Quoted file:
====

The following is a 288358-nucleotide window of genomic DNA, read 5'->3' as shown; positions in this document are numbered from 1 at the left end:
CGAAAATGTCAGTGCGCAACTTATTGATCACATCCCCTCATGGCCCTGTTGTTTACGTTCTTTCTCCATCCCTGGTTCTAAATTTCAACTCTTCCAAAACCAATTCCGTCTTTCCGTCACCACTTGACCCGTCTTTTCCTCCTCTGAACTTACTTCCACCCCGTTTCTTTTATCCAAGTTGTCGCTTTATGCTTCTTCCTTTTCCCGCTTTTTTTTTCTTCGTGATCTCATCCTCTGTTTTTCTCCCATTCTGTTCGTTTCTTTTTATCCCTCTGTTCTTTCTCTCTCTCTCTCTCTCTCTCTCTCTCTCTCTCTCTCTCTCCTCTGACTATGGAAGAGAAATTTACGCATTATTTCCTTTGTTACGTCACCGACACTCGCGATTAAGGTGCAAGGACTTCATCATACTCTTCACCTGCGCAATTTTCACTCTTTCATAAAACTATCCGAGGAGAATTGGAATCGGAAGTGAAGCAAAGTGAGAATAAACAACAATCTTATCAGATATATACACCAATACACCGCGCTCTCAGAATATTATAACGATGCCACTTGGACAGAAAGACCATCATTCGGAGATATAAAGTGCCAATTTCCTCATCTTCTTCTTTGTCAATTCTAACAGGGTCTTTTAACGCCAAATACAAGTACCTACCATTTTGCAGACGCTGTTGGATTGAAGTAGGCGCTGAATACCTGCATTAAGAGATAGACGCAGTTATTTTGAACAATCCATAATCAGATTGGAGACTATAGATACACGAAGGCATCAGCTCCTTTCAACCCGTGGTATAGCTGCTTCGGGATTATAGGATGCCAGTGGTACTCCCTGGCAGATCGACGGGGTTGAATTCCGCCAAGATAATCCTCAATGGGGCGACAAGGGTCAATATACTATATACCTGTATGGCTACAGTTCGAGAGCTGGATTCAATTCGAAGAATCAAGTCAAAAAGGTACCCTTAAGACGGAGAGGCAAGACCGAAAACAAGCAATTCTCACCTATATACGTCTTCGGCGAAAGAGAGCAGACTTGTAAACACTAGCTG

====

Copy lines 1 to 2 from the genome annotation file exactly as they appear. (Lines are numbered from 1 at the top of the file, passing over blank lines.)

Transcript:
The following is a 288358-nucleotide window of genomic DNA, read 5'->3' as shown; positions in this document are numbered from 1 at the left end:
CGAAAATGTCAGTGCGCAACTTATTGATCACATCCCCTCATGGCCCTGTTGTTTACGTTCTTTCTCCATCCCTGGTTCTAAATTTCAACTCTTCCAAAACCAATTCCGTCTTTCCGTCACCACTTGACCCGTCTTTTCCTCCTCTGAACTTACTTCCACCCCGTTTCTTTTATCCAAGTTGTCGCTTTATGCTTCTTCCTTTTCCCGCTTTTTTTTTCTTCGTGATCTCATCCTCTGTTTTTCTCCCATTCTGTTCGTTTCTTTTTATCCCTCTGTTCTTTCTCTCTCTCTCTCTCTCTCTCTCTCTCTCTCTCTCTCTCTCCTCTGACTATGGAAGAGAAATTTACGCATTATTTCCTTTGTTACGTCACCGACACTCGCGATTAAGGTGCAAGGACTTCATCATACTCTTCACCTGCGCAATTTTCACTCTTTCATAAAACTATCCGAGGAGAATTGGAATCGGAAGTGAAGCAAAGTGAGAATAAACAACAATCTTATCAGATATATACACCAATACACCGCGCTCTCAGAATATTATAACGATGCCACTTGGACAGAAAGACCATCATTCGGAGATATAAAGTGCCAATTTCCTCATCTTCTTCTTTGTCAATTCTAACAGGGTCTTTTAACGCCAAATACAAGTACCTACCATTTTGCAGACGCTGTTGGATTGAAGTAGGCGCTGAATACCTGCATTAAGAGATAGACGCAGTTATTTTGAACAATCCATAATCAGATTGGAGACTATAGATACACGAAGGCATCAGCTCCTTTCAACCCGTGGTATAGCTGCTTCGGGATTATAGGATGCCAGTGGTACTCCCTGGCAGATCGACGGGGTTGAATTCCGCCAAGATAATCCTCAATGGGGCGACAAGGGTCAATATACTATATACCTGTATGGCTACAGTTCGAGAGCTGGATTCAATTCGAAGAATCAAGTCAAAAAGGTACCCTTAAGACGGAGAGGCAAGACCGAAAACAAGCAATTCTCACCTATATACGTCTTCGGCGAAAGAGAGCAGACTTGTAAACACTAGCTG